The child of a Hungarian father and a Dominican mother, Paul Antonio Szabo has a mixed-heritage background that reverberates through his blend of European Modernism and folk-art motifs recalling his maternal homeland. In the smallish “Tulips Landscape,” a curtain of the titular flowers descends from the top of the frame as crimson, Picassoid blobs set against a tangle of stemlike elements in black and gray. In certain places, the latter coalesce into figurative forms, while the tulips themselves appear to sprout fingers. Like a ritual celebration encoded as petroglyphs, the composition takes on an ecstatic quality that overflows its modest dimensions. Carlos Luna, an artist who left Cuba in 1991, likewise adds modernist top notes to the artistic vernacular of his island home in “Catalina’s Mirror,” a vibrant Jacquard tapestry depicting the full-length profile of a woman surrounded by flora and fauna. A line cutting across the scene from left to right delineates the surface of a pool, which reflects the outline of a rooster standing opposite the woman in a kind of pas de deux: A dreamlike duet infused with sexual tension as the bird dissolves into a Rorschach blot of female desire.
Nearby, the heat of Luna’s imagery is tempered by cooler passions in a group of precise pen and ink drawings by Philadelphia artist Henry Bermudez, a Venezuelan native. Here again, nature plays a role as Bermudez contrasts geometric forms — a square, a line, a rectangular bar — with an overall backdrop of curlicue flourishes sprouting one from the next like Jack’s beanstalk. In several places, they clump together to form mum-like clusters. All is not serene, however, as one drawing, titled “Montana I,” features a jagged crack of negative space shearing off part of the image’s right hand side.
An inevitable consequence of nature, of course, is death and decay, invoked here in an oil painting on plaster by another Cuban-born artist, Alberto Rey, a former director/curator of the Chautauqua Center of the Visual Arts. His aptly titled “Aesthetics of Death VIII” is the largest work in the show, a still life of a silvery rainbow trout mottled by the first signs of decomposition. The fish is portrayed from the side, set parallel to the picture plane with its length nearly spanning the canvas. It’s actually a look down view of the animal floating on a stream, the murky shallows of which reveal leaves and rounded stones rendered in browns and blacks.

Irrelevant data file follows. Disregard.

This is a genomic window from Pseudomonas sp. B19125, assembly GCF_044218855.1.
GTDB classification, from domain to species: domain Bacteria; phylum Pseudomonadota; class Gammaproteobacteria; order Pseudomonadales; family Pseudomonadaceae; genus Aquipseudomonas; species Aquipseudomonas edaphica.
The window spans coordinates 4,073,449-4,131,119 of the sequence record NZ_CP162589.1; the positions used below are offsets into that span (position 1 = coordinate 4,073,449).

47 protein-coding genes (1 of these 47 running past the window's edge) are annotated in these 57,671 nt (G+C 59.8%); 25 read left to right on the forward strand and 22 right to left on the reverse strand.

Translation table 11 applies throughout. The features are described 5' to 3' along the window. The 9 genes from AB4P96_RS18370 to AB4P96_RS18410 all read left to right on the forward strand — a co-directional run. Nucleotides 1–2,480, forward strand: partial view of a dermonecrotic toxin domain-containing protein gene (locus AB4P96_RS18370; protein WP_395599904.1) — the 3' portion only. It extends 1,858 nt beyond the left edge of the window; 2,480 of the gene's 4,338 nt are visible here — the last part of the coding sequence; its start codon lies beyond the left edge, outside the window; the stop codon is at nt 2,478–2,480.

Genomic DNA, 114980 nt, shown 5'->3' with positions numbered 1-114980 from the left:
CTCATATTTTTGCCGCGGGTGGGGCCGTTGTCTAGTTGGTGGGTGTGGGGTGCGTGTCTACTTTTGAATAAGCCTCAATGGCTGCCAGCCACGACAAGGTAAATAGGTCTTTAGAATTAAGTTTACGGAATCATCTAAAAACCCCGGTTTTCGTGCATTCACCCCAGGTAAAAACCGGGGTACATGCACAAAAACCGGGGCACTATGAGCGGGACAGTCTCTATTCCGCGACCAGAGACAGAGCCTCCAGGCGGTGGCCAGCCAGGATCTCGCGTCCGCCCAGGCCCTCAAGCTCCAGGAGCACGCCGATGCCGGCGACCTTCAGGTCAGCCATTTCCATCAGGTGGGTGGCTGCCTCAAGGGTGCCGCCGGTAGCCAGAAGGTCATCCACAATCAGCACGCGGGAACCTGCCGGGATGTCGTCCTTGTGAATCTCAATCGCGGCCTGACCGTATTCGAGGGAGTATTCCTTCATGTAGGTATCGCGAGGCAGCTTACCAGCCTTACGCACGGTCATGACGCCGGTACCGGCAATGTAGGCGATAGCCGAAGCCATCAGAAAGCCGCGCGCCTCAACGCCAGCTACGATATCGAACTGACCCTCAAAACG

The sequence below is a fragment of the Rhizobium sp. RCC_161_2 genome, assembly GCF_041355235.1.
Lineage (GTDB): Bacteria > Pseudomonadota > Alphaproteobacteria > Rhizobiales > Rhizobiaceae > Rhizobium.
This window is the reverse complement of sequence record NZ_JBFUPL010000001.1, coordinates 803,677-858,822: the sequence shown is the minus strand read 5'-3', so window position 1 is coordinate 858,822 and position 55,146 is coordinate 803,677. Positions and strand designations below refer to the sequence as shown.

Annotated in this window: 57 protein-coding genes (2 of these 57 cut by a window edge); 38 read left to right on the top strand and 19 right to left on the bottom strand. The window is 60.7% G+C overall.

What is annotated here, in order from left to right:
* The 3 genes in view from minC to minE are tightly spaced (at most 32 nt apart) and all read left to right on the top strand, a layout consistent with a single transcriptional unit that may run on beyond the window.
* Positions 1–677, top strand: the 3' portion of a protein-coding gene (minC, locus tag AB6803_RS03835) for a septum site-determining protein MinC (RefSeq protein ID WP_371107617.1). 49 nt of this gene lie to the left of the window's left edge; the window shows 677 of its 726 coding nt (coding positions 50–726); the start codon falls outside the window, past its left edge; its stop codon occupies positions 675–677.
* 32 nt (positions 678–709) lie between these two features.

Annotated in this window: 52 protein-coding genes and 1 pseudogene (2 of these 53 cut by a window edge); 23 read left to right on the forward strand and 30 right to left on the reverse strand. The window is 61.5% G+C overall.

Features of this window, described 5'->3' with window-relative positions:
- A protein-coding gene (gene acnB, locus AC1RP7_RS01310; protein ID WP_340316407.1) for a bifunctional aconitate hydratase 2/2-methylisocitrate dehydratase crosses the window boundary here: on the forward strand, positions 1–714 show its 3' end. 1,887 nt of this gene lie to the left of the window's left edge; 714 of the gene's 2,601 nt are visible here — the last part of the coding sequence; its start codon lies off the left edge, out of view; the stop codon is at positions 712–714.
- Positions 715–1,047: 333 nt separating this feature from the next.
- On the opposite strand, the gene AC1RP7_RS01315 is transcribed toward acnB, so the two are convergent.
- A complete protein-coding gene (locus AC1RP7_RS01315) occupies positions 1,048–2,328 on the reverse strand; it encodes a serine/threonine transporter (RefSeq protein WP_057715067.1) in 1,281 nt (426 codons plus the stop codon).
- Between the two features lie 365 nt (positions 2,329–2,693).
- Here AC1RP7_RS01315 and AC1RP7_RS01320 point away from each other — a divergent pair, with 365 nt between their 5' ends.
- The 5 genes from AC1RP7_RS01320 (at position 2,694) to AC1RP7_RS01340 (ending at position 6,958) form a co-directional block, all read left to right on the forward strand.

Of the artists, only Linda Vallejo deals directly with the politics of identity, or more precisely, the vicissitudes of living as a Latino within a dominant Anglo culture. The Los Angeles-born artist’s “Drunken Revery” is an ensemble of antique liquor decanters, each painted with a reproduction of a classic Norman Rockwell scene. Included are such fan favorites as the artist capturing himself in the process of painting his self-portrait, and another of a tattoo artist working on the bulging bicep of a sailor seated in profile like “Whistler’s Mother.” The reverse side of each bottle has an accompanying label for the picture on the front, its text censored in places by white correcting fluid. Rockwell is famous for gifting Americans with heroic images of themselves that celebrate their commitment to democracy and decency — a view wildly at odds with the experience of Latinos, or African Americans and Native Americans for that matter. Vallejo’s work offers a piquant commentary on a country besotted by its own mythology.
Vallejo’s piece squares the circle going back to the tale of Esperanza and her negotiation between where she’s from and where she lives. As written by Cisneros, Mango Street is more than a setting for a book: It is a metaphor for the difficulties of assimilating while staying true to yourself. In that respect, it is a road that runs through the heart of every work in this show.
Howard Halle is editor-at-large and chief art critic for Time Out New York.